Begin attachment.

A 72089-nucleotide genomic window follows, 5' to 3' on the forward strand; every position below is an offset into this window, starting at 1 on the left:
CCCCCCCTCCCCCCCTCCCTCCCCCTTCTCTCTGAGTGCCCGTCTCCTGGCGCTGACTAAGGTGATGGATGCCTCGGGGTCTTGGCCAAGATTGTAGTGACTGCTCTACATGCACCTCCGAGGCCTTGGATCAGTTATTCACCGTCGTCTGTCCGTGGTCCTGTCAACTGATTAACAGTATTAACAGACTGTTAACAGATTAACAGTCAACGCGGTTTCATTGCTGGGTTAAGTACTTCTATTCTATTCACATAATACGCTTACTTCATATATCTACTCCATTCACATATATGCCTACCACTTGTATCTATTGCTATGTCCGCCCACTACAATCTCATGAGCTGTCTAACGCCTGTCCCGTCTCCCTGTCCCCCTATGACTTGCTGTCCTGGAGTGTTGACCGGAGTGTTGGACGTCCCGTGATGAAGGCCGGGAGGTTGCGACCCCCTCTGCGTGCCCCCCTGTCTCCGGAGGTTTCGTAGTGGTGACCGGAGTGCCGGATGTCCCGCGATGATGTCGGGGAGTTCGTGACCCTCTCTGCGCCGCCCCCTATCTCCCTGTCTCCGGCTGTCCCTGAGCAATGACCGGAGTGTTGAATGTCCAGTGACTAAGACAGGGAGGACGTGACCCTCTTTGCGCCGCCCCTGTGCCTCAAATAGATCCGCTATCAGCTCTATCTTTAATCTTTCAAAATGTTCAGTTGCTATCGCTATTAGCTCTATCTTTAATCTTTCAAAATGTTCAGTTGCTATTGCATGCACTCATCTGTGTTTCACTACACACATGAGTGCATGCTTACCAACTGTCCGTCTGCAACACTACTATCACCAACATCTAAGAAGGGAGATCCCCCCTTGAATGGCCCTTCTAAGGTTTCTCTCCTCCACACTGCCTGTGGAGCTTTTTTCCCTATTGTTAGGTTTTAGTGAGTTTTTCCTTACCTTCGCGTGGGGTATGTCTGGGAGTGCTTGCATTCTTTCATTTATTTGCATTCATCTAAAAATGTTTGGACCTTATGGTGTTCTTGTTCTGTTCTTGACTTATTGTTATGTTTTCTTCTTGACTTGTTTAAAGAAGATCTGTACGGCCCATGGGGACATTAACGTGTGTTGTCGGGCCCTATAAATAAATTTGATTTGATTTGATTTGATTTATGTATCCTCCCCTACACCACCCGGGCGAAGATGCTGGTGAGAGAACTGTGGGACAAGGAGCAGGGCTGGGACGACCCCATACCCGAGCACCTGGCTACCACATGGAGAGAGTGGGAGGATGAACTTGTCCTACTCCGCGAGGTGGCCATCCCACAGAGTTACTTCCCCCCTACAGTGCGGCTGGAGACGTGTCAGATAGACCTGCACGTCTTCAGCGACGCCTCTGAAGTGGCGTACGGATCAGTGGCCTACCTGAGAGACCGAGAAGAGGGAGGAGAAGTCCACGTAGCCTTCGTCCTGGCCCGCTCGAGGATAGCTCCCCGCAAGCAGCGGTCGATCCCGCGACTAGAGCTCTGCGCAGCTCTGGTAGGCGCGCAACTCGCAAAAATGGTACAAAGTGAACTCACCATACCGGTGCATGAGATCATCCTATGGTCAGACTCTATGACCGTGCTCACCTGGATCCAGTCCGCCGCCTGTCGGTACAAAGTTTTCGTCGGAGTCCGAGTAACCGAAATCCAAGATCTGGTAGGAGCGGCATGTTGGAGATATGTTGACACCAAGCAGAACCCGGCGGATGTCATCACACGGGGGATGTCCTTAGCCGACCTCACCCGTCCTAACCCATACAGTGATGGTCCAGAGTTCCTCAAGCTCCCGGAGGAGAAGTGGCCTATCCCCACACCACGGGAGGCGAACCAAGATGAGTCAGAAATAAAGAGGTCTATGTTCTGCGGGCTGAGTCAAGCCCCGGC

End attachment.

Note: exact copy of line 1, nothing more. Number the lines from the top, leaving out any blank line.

A 72089-nucleotide genomic window follows, 5' to 3' on the forward strand; every position below is an offset into this window, starting at 1 on the left: